Microglia are activated to become competent antigen presenting and effector cells in the inflammatory environment of the Theiler's virus model of multiple sclerosis

Cara L. Mack, Carol L. Vanderlugt-Castaneda, Katherine L. Neville, Stephen D. Miller*

*Corresponding author for this work

Research output: Contribution to journalArticlepeer-review

97 Scopus citations

Abstract

Theiler's murine encephalomyelitis virus-induced demyelinating disease (TMEV-IDD) is a well-characterized murine model of the chronic-progressive form of human multiple sclerosis (MS) characterized by the activation of myelin-specific autoreactive CD4 Th1 cells via epitope spreading. To gain an understanding of the potential role of central nervous system (CNS)-resident cells in the presentation of endogenous myelin epitopes, we determined the individual antigen presentation and effector potential of resident microglia vs. infiltrating macrophages in the CNS of mice with ongoing TMEV-IDD by performing functional analysis of these populations separated to high purity by flow cytometric sorting based on their level of CD45 expression. Unlike microglia from naïve mice, peptide-pulsed CD45lo microglia isolated at the onset of clinical disease were as efficient as CNS-infiltrating CD45hi macrophages in activating proliferation and IFN-γ production by myelin-peptide specific Th1 cells. In contrast, during the chronic stages of TMEV-IDD, CNS-infiltrating macrophages were more highly activated than the resident microglia as reflected both by higher expression of cell surface molecules associated with APC function and enhanced functional ability of spinal cord-infiltrating macrophages to stimulate T cell proliferation in vitro. Interestingly, both microglia and infiltrating macrophages expressed similar profiles of effector molecules such as IL-1, IL-6, IL-12 p40, TNF-α, and iNOS. Collectively, this is the first report comparing the antigen-presenting phenotype and function of microglia and infiltrating macrophages in a virus-induced model of CNS demyelination demonstrating that the resident microglia are capable APCs and may play an important role in antigen presentation at the onset of clinical disease and contribute to effector myelin destruction.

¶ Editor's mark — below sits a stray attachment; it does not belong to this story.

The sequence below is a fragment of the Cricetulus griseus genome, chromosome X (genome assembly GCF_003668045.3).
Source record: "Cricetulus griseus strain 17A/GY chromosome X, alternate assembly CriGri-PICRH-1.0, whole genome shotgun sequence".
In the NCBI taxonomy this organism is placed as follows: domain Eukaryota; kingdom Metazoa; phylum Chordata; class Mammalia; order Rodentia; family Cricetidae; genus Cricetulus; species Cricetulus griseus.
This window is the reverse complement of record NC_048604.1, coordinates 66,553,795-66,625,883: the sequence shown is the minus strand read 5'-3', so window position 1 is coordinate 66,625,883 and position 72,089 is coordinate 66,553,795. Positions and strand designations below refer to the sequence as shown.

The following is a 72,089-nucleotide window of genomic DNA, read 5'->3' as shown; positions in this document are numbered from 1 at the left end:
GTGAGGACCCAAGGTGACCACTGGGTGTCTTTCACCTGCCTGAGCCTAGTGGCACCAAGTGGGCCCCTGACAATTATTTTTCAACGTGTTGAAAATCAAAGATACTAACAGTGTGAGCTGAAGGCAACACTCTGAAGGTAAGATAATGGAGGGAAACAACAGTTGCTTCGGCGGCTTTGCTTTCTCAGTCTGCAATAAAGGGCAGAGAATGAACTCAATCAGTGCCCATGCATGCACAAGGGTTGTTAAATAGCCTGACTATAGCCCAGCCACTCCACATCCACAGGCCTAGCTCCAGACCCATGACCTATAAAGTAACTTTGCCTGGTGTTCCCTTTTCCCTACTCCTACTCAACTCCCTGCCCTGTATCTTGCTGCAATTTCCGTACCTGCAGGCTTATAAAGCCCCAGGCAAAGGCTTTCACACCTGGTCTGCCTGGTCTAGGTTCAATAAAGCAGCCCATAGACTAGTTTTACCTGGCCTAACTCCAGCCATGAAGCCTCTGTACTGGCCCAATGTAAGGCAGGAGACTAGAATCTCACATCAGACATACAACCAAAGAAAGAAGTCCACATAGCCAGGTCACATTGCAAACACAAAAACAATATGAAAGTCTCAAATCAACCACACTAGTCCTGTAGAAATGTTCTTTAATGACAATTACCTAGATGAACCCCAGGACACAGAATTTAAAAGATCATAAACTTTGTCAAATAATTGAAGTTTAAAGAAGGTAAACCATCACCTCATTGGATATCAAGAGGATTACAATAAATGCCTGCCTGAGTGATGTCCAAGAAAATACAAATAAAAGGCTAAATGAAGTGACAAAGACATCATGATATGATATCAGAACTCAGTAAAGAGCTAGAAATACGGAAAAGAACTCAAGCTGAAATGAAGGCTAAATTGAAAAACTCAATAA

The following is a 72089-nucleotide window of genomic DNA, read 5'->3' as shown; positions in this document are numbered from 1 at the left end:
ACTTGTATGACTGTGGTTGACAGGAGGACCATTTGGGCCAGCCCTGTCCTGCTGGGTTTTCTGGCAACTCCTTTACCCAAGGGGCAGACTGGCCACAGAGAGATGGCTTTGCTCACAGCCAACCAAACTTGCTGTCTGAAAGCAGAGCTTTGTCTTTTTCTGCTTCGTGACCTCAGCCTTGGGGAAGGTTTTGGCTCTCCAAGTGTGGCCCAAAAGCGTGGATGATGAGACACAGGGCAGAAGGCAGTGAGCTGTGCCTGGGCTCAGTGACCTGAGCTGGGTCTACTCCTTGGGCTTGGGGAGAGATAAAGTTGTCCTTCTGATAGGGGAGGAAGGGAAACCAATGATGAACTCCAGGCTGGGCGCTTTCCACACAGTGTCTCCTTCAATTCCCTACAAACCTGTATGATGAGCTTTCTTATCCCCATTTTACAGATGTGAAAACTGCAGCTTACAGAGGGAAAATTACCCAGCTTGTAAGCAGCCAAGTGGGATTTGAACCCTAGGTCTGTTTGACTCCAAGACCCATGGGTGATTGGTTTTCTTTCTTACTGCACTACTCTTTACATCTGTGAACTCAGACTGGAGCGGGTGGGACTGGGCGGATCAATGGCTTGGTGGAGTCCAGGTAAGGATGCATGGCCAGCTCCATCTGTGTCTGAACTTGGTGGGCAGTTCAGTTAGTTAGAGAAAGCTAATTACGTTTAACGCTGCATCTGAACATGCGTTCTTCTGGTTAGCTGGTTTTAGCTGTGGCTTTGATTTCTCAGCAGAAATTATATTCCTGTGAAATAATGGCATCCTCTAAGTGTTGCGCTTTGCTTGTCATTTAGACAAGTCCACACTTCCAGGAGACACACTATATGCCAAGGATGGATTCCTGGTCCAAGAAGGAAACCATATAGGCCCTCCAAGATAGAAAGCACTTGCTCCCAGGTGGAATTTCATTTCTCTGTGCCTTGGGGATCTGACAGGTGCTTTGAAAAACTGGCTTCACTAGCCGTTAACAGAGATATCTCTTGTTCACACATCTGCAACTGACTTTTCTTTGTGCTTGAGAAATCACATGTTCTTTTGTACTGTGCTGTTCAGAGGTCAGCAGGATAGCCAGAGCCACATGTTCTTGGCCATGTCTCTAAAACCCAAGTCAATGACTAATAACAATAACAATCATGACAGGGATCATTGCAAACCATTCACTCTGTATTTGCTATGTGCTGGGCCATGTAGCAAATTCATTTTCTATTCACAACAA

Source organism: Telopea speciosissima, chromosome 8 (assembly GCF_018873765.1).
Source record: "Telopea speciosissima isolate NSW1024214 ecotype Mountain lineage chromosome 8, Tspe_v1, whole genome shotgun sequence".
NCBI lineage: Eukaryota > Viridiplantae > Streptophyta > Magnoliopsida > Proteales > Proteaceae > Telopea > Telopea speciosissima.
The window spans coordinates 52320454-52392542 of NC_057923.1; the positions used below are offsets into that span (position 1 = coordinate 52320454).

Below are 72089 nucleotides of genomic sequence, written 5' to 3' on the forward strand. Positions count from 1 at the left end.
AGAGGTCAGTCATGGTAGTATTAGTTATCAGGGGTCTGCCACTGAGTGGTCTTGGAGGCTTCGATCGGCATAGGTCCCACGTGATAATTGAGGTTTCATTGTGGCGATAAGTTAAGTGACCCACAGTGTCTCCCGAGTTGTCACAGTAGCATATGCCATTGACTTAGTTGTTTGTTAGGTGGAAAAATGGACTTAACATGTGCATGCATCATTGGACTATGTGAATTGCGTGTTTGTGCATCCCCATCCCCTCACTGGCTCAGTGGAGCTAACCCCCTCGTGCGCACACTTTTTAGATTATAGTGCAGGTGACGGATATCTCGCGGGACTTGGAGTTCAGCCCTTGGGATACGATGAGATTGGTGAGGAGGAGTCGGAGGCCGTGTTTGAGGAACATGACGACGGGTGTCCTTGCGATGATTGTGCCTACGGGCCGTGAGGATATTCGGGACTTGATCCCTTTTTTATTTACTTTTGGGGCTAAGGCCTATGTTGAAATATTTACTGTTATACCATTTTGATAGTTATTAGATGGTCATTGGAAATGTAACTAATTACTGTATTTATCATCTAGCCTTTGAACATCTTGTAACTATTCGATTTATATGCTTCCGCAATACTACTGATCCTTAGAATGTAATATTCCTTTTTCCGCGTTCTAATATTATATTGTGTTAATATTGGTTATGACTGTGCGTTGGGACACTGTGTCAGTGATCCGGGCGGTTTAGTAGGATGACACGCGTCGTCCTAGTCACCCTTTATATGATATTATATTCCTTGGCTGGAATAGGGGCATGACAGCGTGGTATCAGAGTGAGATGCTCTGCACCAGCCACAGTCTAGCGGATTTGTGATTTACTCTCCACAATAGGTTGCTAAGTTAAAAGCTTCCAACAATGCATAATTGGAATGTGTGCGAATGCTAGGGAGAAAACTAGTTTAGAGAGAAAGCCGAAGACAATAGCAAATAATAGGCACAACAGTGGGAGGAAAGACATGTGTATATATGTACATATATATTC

Original languageEnglish (US)
Pages (from-to)68-79
Number of pages12
JournalJournal of Neuroimmunology
Volume144
Issue number1-2
DOIs
StatePublished - Nov 2003

Keywords

  • Antigen presentation
  • Macrophages
  • Microglia
  • Theiler's virus

ASJC Scopus subject areas

  • Immunology and Allergy
  • Immunology
  • Neurology
  • Clinical Neurology

Fingerprint Dive into the research topics of 'Microglia are activated to become competent antigen presenting and effector cells in the inflammatory environment of the Theiler's virus model of multiple sclerosis'. Together they form a unique fingerprint.

Cite this